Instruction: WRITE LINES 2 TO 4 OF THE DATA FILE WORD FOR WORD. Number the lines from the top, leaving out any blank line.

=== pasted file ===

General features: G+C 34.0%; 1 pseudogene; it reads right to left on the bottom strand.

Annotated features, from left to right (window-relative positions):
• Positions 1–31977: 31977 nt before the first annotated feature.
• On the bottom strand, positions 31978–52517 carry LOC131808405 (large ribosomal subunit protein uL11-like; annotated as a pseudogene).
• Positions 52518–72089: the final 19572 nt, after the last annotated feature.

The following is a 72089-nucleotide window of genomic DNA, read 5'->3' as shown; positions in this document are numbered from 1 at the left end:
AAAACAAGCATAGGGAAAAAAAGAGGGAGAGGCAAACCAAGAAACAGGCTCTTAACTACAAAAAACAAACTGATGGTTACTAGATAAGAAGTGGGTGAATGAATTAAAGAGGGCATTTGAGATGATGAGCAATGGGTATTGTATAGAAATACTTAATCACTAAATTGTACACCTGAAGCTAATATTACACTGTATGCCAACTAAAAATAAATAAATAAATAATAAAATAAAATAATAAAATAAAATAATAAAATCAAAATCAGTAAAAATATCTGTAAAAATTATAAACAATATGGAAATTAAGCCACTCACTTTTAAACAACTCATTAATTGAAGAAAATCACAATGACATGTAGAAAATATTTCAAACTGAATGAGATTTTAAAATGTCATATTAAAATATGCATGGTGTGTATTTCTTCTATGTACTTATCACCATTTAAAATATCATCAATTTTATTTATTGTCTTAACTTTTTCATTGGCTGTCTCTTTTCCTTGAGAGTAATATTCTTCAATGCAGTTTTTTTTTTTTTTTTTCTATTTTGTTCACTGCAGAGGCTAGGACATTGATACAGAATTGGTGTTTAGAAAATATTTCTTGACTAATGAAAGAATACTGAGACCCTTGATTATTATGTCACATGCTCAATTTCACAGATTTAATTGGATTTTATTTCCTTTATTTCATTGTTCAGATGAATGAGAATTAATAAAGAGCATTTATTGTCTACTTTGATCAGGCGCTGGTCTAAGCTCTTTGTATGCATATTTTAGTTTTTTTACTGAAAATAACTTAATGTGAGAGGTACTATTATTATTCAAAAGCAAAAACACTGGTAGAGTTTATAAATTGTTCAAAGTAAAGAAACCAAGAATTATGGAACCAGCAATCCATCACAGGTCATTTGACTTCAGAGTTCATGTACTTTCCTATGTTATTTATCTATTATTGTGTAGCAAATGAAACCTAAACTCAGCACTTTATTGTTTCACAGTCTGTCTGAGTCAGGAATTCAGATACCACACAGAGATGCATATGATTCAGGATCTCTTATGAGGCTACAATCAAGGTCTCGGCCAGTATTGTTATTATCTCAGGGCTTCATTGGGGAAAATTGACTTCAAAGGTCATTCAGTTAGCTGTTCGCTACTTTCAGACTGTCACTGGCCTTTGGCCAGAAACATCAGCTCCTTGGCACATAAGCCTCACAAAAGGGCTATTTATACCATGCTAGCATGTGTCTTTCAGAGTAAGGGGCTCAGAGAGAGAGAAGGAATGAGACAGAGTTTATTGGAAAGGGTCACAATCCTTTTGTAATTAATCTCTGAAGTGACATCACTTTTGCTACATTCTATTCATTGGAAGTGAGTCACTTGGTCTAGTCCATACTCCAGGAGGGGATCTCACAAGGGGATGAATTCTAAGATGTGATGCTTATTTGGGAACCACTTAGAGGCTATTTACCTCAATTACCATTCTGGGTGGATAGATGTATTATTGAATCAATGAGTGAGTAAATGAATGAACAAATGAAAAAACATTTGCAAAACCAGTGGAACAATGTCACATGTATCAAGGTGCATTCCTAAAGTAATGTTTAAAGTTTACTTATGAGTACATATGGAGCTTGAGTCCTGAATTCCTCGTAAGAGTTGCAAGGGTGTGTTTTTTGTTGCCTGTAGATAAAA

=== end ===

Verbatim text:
Annotated features, from left to right (window-relative positions):
• Positions 1–31977: 31977 nt before the first annotated feature.
• On the bottom strand, positions 31978–52517 carry LOC131808405 (large ribosomal subunit protein uL11-like; annotated as a pseudogene).